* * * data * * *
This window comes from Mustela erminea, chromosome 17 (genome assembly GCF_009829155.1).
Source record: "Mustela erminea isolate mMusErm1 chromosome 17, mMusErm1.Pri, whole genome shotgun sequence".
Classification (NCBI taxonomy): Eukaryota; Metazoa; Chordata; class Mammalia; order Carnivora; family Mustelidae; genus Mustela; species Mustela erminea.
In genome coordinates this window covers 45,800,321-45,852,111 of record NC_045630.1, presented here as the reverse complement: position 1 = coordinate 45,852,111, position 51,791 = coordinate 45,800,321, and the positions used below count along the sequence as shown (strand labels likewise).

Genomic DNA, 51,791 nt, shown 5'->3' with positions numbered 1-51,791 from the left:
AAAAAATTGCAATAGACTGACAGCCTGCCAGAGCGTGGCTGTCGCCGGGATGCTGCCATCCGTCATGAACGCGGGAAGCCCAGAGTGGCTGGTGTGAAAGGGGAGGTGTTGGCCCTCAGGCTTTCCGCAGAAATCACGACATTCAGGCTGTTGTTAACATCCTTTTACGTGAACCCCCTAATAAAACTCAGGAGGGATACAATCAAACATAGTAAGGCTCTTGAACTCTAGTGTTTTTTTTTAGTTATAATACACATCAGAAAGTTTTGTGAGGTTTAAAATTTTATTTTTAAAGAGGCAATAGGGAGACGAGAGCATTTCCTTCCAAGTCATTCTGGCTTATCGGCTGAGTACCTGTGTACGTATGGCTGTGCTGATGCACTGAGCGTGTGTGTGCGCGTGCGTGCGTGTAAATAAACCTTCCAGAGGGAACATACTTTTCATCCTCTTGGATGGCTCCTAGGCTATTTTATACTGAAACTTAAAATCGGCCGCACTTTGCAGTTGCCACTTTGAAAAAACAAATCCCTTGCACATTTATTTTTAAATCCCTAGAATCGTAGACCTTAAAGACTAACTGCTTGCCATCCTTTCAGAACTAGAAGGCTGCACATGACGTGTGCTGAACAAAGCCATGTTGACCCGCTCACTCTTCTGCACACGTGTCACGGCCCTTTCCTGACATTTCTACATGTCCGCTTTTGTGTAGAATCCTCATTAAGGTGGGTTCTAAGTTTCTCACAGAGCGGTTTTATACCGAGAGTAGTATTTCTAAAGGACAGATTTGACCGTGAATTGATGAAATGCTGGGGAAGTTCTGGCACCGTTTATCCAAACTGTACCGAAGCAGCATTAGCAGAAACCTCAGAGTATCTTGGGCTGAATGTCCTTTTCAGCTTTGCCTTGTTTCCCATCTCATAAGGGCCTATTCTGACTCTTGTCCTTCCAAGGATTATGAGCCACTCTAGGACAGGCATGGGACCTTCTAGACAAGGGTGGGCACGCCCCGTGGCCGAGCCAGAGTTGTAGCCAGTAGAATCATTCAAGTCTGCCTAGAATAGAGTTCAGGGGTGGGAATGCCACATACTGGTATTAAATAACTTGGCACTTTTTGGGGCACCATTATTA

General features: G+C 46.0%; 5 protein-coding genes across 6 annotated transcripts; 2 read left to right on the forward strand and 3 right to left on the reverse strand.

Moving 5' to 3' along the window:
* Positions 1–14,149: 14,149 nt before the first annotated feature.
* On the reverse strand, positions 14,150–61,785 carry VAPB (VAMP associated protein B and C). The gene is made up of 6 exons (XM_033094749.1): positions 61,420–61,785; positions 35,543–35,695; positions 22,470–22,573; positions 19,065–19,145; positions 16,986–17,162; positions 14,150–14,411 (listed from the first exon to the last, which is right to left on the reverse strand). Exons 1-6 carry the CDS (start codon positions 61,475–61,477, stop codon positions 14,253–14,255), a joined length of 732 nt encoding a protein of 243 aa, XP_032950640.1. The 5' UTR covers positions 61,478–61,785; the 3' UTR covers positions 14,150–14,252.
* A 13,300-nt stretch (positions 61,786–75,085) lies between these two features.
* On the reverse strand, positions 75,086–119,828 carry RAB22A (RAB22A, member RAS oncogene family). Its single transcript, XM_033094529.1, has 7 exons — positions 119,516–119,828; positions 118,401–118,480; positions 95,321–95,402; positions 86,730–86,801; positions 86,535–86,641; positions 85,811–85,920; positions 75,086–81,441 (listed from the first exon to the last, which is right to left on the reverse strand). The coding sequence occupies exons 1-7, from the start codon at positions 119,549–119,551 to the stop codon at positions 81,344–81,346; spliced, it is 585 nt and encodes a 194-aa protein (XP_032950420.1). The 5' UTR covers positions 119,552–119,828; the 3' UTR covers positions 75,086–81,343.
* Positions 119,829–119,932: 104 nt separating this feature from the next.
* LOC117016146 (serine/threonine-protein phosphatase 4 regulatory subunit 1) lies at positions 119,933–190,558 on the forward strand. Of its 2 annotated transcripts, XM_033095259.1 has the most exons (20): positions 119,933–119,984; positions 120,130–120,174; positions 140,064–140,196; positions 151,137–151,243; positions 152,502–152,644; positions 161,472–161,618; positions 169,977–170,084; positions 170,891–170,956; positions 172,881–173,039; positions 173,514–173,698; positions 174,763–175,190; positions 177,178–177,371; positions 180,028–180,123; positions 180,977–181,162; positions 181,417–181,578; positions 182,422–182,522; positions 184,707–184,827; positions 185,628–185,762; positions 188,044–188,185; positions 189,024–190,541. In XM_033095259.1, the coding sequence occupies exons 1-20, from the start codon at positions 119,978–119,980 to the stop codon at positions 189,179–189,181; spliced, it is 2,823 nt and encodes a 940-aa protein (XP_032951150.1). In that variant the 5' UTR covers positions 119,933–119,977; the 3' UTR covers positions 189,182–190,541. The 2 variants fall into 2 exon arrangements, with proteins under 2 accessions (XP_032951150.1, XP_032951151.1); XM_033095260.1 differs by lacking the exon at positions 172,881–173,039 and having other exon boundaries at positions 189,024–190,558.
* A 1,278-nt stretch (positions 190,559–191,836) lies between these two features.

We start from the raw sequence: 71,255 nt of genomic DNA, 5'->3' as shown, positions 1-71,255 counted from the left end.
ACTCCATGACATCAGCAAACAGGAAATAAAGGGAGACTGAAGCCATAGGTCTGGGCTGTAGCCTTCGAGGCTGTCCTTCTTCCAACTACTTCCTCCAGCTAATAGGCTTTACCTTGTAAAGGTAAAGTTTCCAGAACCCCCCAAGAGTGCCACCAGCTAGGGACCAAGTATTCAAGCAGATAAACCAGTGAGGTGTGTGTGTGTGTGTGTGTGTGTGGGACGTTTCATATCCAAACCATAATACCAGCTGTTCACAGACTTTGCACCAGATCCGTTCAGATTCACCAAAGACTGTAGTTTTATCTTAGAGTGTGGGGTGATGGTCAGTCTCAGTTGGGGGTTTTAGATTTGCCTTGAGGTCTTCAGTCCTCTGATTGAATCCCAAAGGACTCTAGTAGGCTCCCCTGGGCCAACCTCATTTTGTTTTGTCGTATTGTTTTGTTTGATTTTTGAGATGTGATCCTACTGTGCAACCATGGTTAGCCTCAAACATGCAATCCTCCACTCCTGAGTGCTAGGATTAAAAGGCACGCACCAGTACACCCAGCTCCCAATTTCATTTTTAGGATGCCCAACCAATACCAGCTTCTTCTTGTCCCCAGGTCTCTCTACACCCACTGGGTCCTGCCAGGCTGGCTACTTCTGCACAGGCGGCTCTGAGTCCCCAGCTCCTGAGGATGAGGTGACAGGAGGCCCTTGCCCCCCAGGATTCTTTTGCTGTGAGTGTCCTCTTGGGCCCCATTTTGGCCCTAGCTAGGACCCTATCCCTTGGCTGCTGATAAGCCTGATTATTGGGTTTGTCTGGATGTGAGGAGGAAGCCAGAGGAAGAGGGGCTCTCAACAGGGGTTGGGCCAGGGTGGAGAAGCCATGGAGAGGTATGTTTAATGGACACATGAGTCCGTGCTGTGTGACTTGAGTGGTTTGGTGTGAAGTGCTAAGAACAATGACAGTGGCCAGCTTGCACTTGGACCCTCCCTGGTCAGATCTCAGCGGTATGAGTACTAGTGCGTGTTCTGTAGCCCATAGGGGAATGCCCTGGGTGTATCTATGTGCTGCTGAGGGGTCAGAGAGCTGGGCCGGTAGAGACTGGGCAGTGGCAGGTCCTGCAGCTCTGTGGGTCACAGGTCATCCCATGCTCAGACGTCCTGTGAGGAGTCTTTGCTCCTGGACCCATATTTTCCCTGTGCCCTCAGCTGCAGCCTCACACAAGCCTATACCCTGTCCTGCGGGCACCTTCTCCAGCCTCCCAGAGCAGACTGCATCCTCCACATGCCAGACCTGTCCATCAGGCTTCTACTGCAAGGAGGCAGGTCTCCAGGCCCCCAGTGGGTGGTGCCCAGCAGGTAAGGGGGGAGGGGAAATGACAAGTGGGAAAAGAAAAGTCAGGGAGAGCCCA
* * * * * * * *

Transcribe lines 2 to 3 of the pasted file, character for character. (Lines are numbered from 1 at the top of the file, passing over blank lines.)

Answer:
Source record: "Mustela erminea isolate mMusErm1 chromosome 17, mMusErm1.Pri, whole genome shotgun sequence".
Classification (NCBI taxonomy): Eukaryota; Metazoa; Chordata; class Mammalia; order Carnivora; family Mustelidae; genus Mustela; species Mustela erminea.